"They keep designing buildings with unintended side consequences that really shouldn't be happening," University of Arizona Public Health Associate Instructor Dr. Molly Scanlon said.

Dr. Scanlon said hospital designers and construction crews routinely put an emphasis on efficiency, but the design often does not take into full account simple water management strategies that can prevent problems like NTM infections.

"They're selling the design and the efficiency and they're not thinking about the safety aspect and that's not appropriate. It's not intentional, it's just not appropriate," she said. "It's unacceptable to have a child or my grandmother or whomever become ill and die over a waterborne pathogen that was completely preventable...We just have to raise everybody's game."

After the outbreaks at Greenville and Duke, the hospitals installed water filters in operating rooms and made engineering changes. Records show both increased water flow to make it more consistent, better flushed pipes and strengthened disinfection of heater coolers.

"We now believe that surgery processes involving the use of tap water may have inadvertently brought the organism into the perioperative environment," GHS Medical Director of Quality Dr. Robert Mobley Jr., said in July 2014. "Although we use sterile water in or near the surgical sterile field, even something as seemingly safe as pre-surgery hand washing may have contributed. At this time, we have not been able to find any single cause or process as the trigger for the outbreak, but we've taken extraordinary measures to protect our patients – and believe we've succeeded. With patient safety as our first priority, we are taking protective measures to prevent further exposure to tap water in the operative environment."

The state report found "no infections among patients who underwent surgery after the initiation of mitigation measures" at GHS.

At Duke, the hospital also implemented a sterile water protocol. Research shows the changes greatly reduced the risk, but the health system also recently acknowledged "sporadic" cases can occur.

"Non-tuberculous mycobacteria are environmental organisms that can colonize municipal water supplies and, as a result, be present in homes, commercial buildings and hospitals," Duke Health officials said in a statement. "The chances that an individual contracts one of these infections in any location is highly dependent upon underlying medical conditions. Despite comprehensive initiatives designed to minimize the likelihood of developing non-tuberculous mycobacterial infections in vulnerable patients, sporadic healthcare-associated cases are known to occur."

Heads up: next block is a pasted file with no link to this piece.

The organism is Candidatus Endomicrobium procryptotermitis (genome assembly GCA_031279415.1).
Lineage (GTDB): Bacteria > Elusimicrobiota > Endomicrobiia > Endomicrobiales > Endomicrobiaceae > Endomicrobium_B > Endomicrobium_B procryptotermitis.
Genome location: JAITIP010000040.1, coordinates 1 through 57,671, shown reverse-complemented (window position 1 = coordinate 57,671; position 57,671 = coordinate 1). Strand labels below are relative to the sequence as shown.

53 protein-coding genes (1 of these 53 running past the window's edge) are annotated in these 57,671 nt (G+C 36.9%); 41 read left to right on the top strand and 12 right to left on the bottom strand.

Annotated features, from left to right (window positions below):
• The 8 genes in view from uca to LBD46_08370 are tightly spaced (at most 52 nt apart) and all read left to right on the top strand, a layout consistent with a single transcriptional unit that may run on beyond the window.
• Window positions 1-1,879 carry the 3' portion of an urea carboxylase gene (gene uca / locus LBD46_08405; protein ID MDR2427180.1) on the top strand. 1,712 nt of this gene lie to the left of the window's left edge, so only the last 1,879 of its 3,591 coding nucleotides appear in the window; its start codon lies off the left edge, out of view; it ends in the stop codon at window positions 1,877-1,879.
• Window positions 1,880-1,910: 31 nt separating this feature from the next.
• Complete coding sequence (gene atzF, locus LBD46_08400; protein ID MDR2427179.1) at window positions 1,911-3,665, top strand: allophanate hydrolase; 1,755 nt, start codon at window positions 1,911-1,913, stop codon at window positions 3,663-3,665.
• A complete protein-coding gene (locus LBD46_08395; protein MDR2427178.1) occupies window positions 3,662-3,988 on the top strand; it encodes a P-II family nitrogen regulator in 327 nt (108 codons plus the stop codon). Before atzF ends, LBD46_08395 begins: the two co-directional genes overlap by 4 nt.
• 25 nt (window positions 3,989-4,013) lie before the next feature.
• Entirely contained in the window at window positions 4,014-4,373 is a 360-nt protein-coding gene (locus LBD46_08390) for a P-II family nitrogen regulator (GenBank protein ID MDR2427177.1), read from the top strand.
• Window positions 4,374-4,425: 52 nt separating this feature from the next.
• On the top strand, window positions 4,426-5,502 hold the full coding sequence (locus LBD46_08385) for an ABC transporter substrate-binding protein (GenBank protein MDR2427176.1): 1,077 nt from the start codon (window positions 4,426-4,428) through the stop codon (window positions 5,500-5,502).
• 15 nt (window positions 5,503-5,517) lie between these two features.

Credit: Provided photo
Kate Fischer with her husband

Sadly, Greg Fischer learned of NTM years after the initial outbreak at Duke. He said his wife Kate received a double lung transplant at Duke in 2017. Less than three months later, while still recovering from transplant surgery, medical records show an indication of NTM.

"This was the dirty waterborne bacteria that had affected so many patients before us," Fischer said as he sat next to his wife's picture inside a Greensboro office. "The infection was nested in a lung."

Records show doctors gave Kate medication to fight the infection, including one with documented sides effects. Fischer said the treatment took a physical toll on Kate, eliminating her quality of life and kidney function and also drained her emotionally.

"She was losing her will to fight," he said.

Credit: Provided photo
Kate Fischer and her husband

Fischer believes the NTM infection eliminated her will to live. He said his wife of 45 years struggled to fend off other complications and in May of this year, the marathon runner, once so full of hope, lost that fight just days after Mother's Day.

Her death certificate identified the immediate cause of death as "Acute hypoxic respiratory failure."

"It's just not the same and never will be the same," Fischer said fighting back tears.

Credit: WCNC

As part of the Duke study, researchers made 11 recommendations for other healthcare facilities to prevent outbreaks as well. Even so, Fischer's family was left grieving several years later.

"Wasn't it frustrating to have that history and then this impact your life?" we asked.

"I was fortunate that I got to leave and my life went on and work and support our home environment and Kate though was able to lay in her bed at the hospital, stare at the ceiling and ponder, 'How did this happen? How could this happen in an environment that's supposed to be protecting these lungs?' We never know. We never will know," her husband said.